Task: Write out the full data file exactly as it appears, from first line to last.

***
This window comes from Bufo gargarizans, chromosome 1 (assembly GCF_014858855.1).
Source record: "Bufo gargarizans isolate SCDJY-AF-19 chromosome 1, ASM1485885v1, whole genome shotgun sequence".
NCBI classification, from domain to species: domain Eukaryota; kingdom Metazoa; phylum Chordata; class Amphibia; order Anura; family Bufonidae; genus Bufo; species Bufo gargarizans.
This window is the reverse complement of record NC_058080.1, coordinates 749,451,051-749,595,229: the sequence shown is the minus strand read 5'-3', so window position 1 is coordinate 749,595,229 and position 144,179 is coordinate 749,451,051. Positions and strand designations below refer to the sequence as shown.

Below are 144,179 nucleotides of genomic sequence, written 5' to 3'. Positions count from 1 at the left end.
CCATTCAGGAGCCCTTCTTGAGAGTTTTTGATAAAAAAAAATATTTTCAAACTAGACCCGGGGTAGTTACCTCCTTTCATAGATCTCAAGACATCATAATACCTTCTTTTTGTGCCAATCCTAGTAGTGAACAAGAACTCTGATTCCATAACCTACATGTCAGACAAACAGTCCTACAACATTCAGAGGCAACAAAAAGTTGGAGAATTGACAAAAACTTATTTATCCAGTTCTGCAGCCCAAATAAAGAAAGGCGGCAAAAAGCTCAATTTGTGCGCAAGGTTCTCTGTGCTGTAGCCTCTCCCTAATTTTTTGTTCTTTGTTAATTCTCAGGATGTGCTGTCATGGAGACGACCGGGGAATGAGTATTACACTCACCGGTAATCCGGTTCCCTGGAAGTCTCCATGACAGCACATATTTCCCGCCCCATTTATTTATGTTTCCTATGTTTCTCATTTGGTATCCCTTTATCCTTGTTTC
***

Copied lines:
This window comes from Bufo gargarizans, chromosome 1 (assembly GCF_014858855.1).
Source record: "Bufo gargarizans isolate SCDJY-AF-19 chromosome 1, ASM1485885v1, whole genome shotgun sequence".
NCBI classification, from domain to species: domain Eukaryota; kingdom Metazoa; phylum Chordata; class Amphibia; order Anura; family Bufonidae; genus Bufo; species Bufo gargarizans.
This window is the reverse complement of record NC_058080.1, coordinates 749,451,051-749,595,229: the sequence shown is the minus strand read 5'-3', so window position 1 is coordinate 749,595,229 and position 144,179 is coordinate 749,451,051. Positions and strand designations below refer to the sequence as shown.

Below are 144,179 nucleotides of genomic sequence, written 5' to 3'. Positions count from 1 at the left end.
CCATTCAGGAGCCCTTCTTGAGAGTTTTTGATAAAAAAAAATATTTTCAAACTAGACCCGGGGTAGTTACCTCCTTTCATAGATCTCAAGACATCATAATACCTTCTTTTTGTGCCAATCCTAGTAGTGAACAAGAACTCTGATTCCATAACCTACATGTCAGACAAACAGTCCTACAACATTCAGAGGCAACAAAAAGTTGGAGAATTGACAAAAACTTATTTATCCAGTTCTGCAGCCCAAATAAAGAAAGGCGGCAAAAAGCTCAATTTGTGCGCAAGGTTCTCTGTGCTGTAGCCTCTCCCTAATTTTTTGTTCTTTGTTAATTCTCAGGATGTGCTGTCATGGAGACGACCGGGGAATGAGTATTACACTCACCGGTAATCCGGTTCCCTGGAAGTCTCCATGACAGCACATATTTCCCGCCCCATTTATTTATGTTTCCTATGTTTCTCATTTGGTATCCCTTTATCCTTGTTTC